Thursday, July 27, 2006

Packet8 Business Calling Plans....VoIP At It's Best

Packet8 offers three Internet phone service plans for small and medium sized businesses:

* Virtual Office - our most comprehensive hosted PBX platform, requires a minimum of three unlimited extensions

* Virtual Attendant- the a la carte solution for business, can be implemented with as little as one virtual extension

* Business 2000- a single-line VoIP business phone service

All Packet8 plans help companies dramatically lower their telecommunications costs and are well suited to today's dynamic business environments. Simple set-up, ease of use and a low subscription price make Packet8 business Internet phone services an outstanding value.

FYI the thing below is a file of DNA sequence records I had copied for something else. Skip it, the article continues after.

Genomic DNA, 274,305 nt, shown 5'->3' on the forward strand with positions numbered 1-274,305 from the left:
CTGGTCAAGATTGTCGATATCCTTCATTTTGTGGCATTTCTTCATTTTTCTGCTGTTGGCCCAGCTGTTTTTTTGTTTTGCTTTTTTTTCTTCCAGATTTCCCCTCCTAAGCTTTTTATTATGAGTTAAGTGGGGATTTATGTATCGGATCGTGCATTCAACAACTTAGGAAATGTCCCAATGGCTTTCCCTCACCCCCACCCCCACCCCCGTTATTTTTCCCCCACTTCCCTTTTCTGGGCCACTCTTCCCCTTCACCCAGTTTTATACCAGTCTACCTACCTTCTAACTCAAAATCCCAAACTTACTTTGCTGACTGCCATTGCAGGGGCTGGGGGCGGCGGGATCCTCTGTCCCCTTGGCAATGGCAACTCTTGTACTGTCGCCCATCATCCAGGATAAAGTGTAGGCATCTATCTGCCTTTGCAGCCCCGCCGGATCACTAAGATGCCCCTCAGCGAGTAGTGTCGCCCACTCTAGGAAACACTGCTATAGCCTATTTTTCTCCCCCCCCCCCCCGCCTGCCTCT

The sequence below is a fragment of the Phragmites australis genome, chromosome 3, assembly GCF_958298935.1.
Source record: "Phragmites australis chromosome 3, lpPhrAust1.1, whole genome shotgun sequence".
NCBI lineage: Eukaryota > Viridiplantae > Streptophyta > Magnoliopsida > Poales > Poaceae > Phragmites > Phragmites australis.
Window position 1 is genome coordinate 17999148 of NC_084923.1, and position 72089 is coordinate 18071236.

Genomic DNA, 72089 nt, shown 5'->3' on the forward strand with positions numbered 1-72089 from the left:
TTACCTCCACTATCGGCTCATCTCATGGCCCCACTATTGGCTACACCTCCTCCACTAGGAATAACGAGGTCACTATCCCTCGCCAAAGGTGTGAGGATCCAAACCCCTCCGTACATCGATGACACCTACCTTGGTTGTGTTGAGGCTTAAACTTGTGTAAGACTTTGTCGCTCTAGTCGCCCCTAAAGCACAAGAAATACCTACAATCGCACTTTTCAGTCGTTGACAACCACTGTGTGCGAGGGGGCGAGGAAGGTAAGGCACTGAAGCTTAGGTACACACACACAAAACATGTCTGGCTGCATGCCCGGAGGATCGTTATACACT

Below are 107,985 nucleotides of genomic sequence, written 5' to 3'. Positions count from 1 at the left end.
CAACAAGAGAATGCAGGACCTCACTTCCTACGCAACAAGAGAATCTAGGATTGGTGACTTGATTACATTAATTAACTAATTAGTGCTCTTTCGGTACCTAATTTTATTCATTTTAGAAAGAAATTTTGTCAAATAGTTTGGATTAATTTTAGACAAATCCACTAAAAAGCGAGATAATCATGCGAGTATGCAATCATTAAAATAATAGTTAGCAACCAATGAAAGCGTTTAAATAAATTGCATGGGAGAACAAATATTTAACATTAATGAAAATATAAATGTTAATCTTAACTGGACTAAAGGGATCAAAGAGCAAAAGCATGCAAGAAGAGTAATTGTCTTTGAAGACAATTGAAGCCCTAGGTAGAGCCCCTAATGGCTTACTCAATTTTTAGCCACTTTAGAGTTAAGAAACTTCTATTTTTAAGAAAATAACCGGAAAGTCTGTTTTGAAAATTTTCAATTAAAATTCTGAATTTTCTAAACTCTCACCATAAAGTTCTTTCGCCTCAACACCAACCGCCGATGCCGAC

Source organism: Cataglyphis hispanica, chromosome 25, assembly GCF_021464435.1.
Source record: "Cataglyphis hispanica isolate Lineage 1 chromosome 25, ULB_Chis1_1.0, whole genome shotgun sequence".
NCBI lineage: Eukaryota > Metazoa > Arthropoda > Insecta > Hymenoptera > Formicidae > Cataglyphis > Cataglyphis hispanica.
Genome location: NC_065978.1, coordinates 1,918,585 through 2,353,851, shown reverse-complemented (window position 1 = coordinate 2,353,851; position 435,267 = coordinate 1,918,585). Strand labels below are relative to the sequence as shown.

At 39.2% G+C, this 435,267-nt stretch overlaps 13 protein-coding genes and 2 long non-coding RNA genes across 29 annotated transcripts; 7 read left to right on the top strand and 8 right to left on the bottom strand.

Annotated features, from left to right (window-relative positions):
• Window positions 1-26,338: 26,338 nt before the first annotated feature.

Virtual Office

Virtual Office is a hosted Internet PBX solution comprised of powerful business class features including a customizable auto-attendant, 3 digit extension to extension dialing worldwide, ring groups, and conference bridge. Each extension includes its own non blocking line service, 3-way conferencing, multiple call handling, business-class voicemail, direct inward dialing (DID), call forwarding, transfers, conferencing, caller ID, music on hold, and more. Virtual Office requires a minimum of three unlimited extensions which include unlimited local and long distance calling to the United States and Canada for $39.99/month per extension.

This service also includes a conference bridge with up to 20 participants. Add a receptionist console, toll free numbers or virtual numbers at a small additional cost.

Virtual Attendant